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rmatel
12-12-2003, 04:12 PM
Hi folks,

I have read many discussions of QC toolpost quality. They boil down to reproducibility(?) not rigidity or convenience.
Please explain; you remove a tool, then put it back expecting it to be in exactly the same place to a gnats eyebrow? When? Why? etc.? Is this something that may be important in a production machine (CNC) but totally unimportant to the hobbyist or one up machining??
Bob

BillH
12-12-2003, 04:16 PM
Have you used a lathe before? Do you want to dick around with shims to get the tool height right each time you change the tool?
QC toolposts are for convenience, productivity, hell they just make your life easier.

rmatel
12-12-2003, 04:29 PM
Bill,
Apparently I didn't make my self clear.I have been using a QC since I owned my lathe (2.5 yrs.).
I was just trying to find out the real difference between $100 set and a $400 set that "everyone" says is more reproducible.
I would like to know how,
1) in/out
2) up/down
3) side/side
and in what situation is this important.

Bob


[This message has been edited by rmatel (edited 12-12-2003).]

BillH
12-12-2003, 04:59 PM
Ah ok, sorry I got it wrong.
I have heard that the dovetail versions are supposed to be more rigid than the piston types, and people seam to like the Phase 2 stuff. I don't know how much better a true Alloris is, if it is even better.

sch
12-12-2003, 05:13 PM
It means the cutting site on the tool is
placed within a few tenths of a thousandth of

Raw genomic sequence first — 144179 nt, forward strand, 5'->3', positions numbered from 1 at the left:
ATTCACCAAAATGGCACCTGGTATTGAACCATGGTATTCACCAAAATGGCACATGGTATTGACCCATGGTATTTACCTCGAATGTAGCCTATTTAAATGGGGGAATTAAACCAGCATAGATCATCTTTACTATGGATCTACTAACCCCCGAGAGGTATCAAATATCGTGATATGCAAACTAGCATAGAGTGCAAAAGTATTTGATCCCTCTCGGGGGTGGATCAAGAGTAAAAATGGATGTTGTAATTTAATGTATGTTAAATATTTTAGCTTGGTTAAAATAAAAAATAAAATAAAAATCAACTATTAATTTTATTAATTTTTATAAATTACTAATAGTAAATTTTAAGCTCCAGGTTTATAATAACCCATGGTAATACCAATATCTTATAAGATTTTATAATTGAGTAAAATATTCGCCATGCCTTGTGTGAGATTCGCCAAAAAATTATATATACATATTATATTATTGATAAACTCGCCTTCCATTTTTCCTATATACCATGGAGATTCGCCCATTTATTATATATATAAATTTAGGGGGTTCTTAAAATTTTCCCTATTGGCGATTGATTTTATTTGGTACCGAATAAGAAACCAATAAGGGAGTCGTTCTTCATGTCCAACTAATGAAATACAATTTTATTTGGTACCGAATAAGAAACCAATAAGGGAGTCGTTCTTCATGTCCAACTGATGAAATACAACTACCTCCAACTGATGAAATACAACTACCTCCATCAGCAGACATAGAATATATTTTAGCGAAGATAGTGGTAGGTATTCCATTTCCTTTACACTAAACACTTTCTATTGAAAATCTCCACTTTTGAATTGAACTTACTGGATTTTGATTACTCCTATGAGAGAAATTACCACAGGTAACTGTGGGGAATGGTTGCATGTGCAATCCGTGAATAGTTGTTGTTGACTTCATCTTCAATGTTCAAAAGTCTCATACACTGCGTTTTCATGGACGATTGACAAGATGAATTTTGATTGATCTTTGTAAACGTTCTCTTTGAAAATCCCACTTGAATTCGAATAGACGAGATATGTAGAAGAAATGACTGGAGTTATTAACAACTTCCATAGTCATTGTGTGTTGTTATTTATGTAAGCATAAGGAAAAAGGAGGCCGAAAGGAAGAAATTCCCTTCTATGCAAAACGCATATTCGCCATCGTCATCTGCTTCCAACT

where it was before, once everything is
set up when holders are replaced, assumming
the tool is placed with equal precision in
the holder. Piston holders are closer to
a thousandth by comparison. Important to some
just not most of us. Steve

JCHannum
12-12-2003, 06:43 PM
Bob; Your initial take is correct. The wedge repositions the tool more precisely, which is a convenience when producing multiple parts and you have to change tools. Rigidity is pretty much the same. Convenience of having the proper tool set up and ready is a major plus with these holders.
I have had a Phase II, or whoever China piston type for several years now, and am happy with it. It is probably the only Chicom tool I would recommend. I did have to retap the holes in the toolholders and replace the things they had in them with real Allen screws.
There is a good market in HSM tooling, and I think Aloris, Dorian and the others are missing the boat by not offering some of their tooling in shop grade, or some class that would fit the HSM budget better. I find it hard to believe they cannot produce at a lower price, their engineering and tooling costs were amortized years ago.

LWJ33
12-12-2003, 11:17 PM
I agree with JC-be nice if Aloris and some of the rest made QC's for less than what some of us probably paid for the lathe we have. I AM NOT A TRAINED MACHINIST. The following is from observation of a devout amateur. The Aloris on a 15 in. LeBlond (both new) in the University shop where I sometimes made"stuff" was indeed a much smoother, precision device than the Phase 2 wedge I have on my 12" Atlas. I've had the Atlas since it was new in 1964. That said,neither one comes close to the Hardinge QC on the HLV-H that the University shop also had. They all beat the old lantern types for most things.

------------------

gizmo2
12-12-2003, 11:46 PM
Do you guys know, does anyone offer QC holders that present HSS tools at the proper angle? The lantern post 'Armstrong' style holders have a fairly steep up angle, and the tools are presented with a positive rake (I think that's the right terminology) But the QC blocks present the tools pretty much straight away, with the rake built into the carbide inserts. Any easy way to mate the convenience of QC posts with the nice finish provided by the high speed bits?

JCHannum
12-13-2003, 12:03 AM
I use HSS pretty much exclusively. You can grind a very short, steep positive rake by using corner of grinding wheel. It ends up looking like a large version of the chip breaker on carbide inserts, and acts as chip breaker too. Give a good side relief and round the nose, and you will get a nice finish.
I make many of my own toolholders, it would not be too difficult to make up one with tool at an angle.

Mcruff
12-13-2003, 12:11 AM